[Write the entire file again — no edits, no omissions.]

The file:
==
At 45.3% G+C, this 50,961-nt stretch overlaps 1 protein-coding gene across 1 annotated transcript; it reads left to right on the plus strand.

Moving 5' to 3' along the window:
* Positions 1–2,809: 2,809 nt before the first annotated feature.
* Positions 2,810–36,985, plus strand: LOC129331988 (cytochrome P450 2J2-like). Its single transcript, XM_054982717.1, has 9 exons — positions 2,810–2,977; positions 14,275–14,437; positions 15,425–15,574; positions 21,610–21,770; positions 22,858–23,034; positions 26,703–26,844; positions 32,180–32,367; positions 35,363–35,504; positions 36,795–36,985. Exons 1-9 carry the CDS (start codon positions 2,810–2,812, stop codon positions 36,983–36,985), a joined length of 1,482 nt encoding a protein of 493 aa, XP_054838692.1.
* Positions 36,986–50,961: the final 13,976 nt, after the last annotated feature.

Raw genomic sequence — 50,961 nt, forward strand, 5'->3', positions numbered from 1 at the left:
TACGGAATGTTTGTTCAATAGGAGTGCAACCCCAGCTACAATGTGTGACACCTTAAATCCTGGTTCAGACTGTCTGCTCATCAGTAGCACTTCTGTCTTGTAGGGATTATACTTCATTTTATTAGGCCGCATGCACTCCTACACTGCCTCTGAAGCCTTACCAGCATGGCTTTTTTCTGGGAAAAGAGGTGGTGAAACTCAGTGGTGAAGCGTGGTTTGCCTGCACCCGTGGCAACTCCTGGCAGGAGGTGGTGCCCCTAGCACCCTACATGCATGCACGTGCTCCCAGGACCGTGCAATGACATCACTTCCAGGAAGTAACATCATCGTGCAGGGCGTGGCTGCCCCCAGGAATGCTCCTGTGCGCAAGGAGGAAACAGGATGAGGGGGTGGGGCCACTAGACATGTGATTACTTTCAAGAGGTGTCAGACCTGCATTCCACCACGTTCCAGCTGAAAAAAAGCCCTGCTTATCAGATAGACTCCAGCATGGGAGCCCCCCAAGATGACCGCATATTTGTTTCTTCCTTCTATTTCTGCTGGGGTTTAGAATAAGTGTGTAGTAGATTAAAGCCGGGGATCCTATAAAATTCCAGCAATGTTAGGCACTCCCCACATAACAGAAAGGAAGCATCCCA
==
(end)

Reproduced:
At 45.3% G+C, this 50,961-nt stretch overlaps 1 protein-coding gene across 1 annotated transcript; it reads left to right on the plus strand.

Moving 5' to 3' along the window:
* Positions 1–2,809: 2,809 nt before the first annotated feature.
* Positions 2,810–36,985, plus strand: LOC129331988 (cytochrome P450 2J2-like). Its single transcript, XM_054982717.1, has 9 exons — positions 2,810–2,977; positions 14,275–14,437; positions 15,425–15,574; positions 21,610–21,770; positions 22,858–23,034; positions 26,703–26,844; positions 32,180–32,367; positions 35,363–35,504; positions 36,795–36,985. Exons 1-9 carry the CDS (start codon positions 2,810–2,812, stop codon positions 36,983–36,985), a joined length of 1,482 nt encoding a protein of 493 aa, XP_054838692.1.
* Positions 36,986–50,961: the final 13,976 nt, after the last annotated feature.

Raw genomic sequence — 50,961 nt, forward strand, 5'->3', positions numbered from 1 at the left:
TACGGAATGTTTGTTCAATAGGAGTGCAACCCCAGCTACAATGTGTGACACCTTAAATCCTGGTTCAGACTGTCTGCTCATCAGTAGCACTTCTGTCTTGTAGGGATTATACTTCATTTTATTAGGCCGCATGCACTCCTACACTGCCTCTGAAGCCTTACCAGCATGGCTTTTTTCTGGGAAAAGAGGTGGTGAAACTCAGTGGTGAAGCGTGGTTTGCCTGCACCCGTGGCAACTCCTGGCAGGAGGTGGTGCCCCTAGCACCCTACATGCATGCACGTGCTCCCAGGACCGTGCAATGACATCACTTCCAGGAAGTAACATCATCGTGCAGGGCGTGGCTGCCCCCAGGAATGCTCCTGTGCGCAAGGAGGAAACAGGATGAGGGGGTGGGGCCACTAGACATGTGATTACTTTCAAGAGGTGTCAGACCTGCATTCCACCACGTTCCAGCTGAAAAAAAGCCCTGCTTATCAGATAGACTCCAGCATGGGAGCCCCCCAAGATGACCGCATATTTGTTTCTTCCTTCTATTTCTGCTGGGGTTTAGAATAAGTGTGTAGTAGATTAAAGCCGGGGATCCTATAAAATTCCAGCAATGTTAGGCACTCCCCACATAACAGAAAGGAAGCATCCCA